The fact that Nora, above, believes it’s fine for anybody to name their child Aiden shows how far things have come since the days when my great-greats were being raped, starved, having all their land stolen, and forced onto coffin ships headed for America. Naming a child of non-Irish descent Aiden would not have happened just one or two generations ago. It’s a sign that the Irish are accepted in our culture now. In that view, maybe it’s a good thing for people to appropriate words from each other’s heritages.

    But it might have sucked to be that first non-Irish boy in America to carry the name Aiden around!

  15. This is very interesting to me! My husband wanted to name a son Ashitaka, after a character in Princess Monoke. He loved what the character stood for and according to Wikipedia its meaning has to do with unity. I was completely against it, as I felt naming your child after an anime character was akin to getting a kanji tattoo you can’t read. I also felt it would be cultural appropriation. By the time we had our son, years later, my father had recently died and we named him after his Hebrew name: Levi, which coincidentally means to unite.

  16. I’ve actually done exactly that. Our baby was conceived shortly after we returned from three years in Japan, and I wanted to reflect this experience in her name. I did however put the Japanese name as her middle name. Later, she can decide for herself which name to use. My husband had issues about mispronunciation and misspellings of her name, or that she could be made fun of. But he was fine with using it as a middle name.

  17. I actually did exactly that. Our baby was conceived shortly after we returned from three years in Japan, and I wanted to reflect this experience in her name. I did however put the Japanese name as her middle name. Later, she can decide for herself which name to use. My husband had issues about mispronunciation and misspellings of her name, or that she could be made fun of. But he was fine with using it as a middle name.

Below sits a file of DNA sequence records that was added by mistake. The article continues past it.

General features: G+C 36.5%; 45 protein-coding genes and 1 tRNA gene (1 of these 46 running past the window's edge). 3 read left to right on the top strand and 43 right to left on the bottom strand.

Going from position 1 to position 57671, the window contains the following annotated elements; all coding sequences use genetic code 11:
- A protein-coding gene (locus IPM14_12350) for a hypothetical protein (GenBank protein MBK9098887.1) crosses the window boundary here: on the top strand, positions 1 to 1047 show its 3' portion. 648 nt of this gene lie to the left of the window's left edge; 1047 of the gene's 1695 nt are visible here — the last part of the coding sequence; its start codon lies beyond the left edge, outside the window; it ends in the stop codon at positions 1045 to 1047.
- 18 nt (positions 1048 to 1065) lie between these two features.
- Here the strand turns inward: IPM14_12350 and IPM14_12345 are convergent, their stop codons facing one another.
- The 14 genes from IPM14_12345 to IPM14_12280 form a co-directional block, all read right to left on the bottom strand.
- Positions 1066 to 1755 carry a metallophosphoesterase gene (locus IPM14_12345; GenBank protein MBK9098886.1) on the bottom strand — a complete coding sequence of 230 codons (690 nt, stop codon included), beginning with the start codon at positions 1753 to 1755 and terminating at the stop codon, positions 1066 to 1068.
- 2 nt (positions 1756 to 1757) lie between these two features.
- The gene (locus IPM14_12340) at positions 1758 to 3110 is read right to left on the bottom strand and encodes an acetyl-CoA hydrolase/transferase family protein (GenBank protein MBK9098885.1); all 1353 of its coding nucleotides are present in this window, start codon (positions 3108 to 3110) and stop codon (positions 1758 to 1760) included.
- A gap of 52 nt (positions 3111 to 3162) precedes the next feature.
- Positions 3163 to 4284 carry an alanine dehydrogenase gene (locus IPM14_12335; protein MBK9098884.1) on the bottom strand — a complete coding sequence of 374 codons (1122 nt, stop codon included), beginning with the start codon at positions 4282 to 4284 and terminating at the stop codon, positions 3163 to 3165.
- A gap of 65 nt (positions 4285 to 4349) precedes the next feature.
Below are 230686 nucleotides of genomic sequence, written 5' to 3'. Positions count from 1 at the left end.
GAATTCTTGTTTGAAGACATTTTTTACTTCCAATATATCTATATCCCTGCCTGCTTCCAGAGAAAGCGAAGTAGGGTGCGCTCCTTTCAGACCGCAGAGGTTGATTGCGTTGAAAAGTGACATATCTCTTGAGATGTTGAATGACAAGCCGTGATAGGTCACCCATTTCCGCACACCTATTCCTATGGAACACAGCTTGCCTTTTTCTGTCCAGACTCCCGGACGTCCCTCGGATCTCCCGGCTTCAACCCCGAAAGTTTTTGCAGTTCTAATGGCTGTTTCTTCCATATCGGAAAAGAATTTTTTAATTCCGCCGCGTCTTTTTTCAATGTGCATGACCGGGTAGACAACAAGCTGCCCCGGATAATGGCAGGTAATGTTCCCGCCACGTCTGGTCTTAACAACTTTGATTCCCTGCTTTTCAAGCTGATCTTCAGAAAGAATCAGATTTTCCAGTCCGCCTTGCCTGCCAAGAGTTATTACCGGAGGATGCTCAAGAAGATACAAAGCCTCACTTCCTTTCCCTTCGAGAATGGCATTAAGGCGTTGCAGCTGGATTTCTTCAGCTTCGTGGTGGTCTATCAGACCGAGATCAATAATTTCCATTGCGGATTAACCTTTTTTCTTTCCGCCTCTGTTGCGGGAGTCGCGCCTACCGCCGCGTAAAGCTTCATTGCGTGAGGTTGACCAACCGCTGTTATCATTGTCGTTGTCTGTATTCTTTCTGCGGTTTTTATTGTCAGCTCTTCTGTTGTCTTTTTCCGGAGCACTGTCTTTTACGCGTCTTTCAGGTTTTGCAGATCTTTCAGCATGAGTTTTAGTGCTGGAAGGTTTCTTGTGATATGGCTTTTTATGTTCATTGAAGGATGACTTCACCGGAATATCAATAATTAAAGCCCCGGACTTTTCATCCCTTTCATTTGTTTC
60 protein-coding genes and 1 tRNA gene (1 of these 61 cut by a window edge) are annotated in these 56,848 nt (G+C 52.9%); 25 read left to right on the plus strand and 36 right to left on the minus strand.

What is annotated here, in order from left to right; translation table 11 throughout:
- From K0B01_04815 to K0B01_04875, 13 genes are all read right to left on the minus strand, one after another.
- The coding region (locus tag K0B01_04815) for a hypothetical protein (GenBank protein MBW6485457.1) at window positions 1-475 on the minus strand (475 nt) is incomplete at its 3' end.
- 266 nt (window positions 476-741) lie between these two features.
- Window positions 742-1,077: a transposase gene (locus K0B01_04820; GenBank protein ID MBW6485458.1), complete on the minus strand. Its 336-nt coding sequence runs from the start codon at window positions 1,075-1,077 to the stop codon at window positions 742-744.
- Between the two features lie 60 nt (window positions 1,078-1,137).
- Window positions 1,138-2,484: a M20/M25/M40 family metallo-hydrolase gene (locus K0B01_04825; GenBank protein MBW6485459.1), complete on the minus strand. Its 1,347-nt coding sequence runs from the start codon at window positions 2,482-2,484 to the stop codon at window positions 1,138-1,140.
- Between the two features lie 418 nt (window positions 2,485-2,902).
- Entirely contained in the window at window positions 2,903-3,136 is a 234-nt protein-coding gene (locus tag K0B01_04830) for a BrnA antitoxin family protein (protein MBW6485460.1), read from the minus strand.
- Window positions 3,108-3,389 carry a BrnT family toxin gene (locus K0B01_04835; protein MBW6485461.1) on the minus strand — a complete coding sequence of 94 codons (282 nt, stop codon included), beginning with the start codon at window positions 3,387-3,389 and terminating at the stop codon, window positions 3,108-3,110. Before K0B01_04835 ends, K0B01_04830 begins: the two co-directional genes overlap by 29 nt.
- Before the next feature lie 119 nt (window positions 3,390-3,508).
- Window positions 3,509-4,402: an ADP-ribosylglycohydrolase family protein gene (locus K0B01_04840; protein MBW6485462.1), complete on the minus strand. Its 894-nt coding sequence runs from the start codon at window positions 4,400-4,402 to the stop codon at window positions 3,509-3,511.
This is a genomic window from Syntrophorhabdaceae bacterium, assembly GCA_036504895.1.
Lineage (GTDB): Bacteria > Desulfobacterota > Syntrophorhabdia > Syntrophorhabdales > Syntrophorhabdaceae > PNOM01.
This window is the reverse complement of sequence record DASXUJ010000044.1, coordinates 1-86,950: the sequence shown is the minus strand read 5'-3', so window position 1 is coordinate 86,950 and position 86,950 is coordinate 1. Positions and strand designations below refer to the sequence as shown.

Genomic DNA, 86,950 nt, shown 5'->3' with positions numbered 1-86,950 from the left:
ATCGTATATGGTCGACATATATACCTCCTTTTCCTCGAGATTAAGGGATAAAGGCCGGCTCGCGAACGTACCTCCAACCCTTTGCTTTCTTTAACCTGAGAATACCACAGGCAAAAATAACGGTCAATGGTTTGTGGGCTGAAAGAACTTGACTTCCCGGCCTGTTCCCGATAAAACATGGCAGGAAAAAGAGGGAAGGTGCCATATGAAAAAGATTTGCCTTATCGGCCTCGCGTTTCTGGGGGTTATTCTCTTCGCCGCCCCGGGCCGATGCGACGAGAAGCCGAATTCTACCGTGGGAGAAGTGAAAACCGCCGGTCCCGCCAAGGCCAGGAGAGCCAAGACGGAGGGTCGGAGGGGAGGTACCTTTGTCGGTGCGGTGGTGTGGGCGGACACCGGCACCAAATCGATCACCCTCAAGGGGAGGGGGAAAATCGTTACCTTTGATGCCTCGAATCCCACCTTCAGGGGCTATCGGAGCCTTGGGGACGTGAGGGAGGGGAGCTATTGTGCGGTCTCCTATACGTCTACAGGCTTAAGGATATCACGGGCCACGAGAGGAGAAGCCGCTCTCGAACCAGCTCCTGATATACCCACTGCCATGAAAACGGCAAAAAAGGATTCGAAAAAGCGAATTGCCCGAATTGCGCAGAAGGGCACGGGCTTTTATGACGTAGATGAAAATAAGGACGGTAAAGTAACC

18. I’m a bit of a name nerd, so I am finding the comments really interesting. My name is Kathleen (Anglicised Irish which was originally taken from a Greek name) Lisa (taken from the Greek ‘Elizabeth’ with was a translation of a Hebrew name) Hannah (Aramaic transliterated into Hebrew) and I’m an English/European mix.

    Names come, go and change with time. They are constantly being adopted and adapted by other cultures. Whether they come from literature, the bible, family or the internet, a name is going to have history. Sakura is a beautiful name, and comes from a beautiful culture. One day your daughter may enjoy researching that culture and the history of her name, which will be far more interesting than if her name was Jane (incidentally my MIL’s middle name, which she goes by as her parents were forced to name her Heather by their parents, though neither of them liked it).

    We named our daughter Aurora Eowyn, and we are neither Ancient Roman nor from Middle Earth. My husband does not even like LOTR (sacrilege, I KNOW), and we call her Rory for short, though she is not male and we are not Irish. Frankly, a name is what you make of it. If you love it, and that is why you use it, than it is right. I like mine, I love the name we gave our daughter and I wouldn’t have it any other way.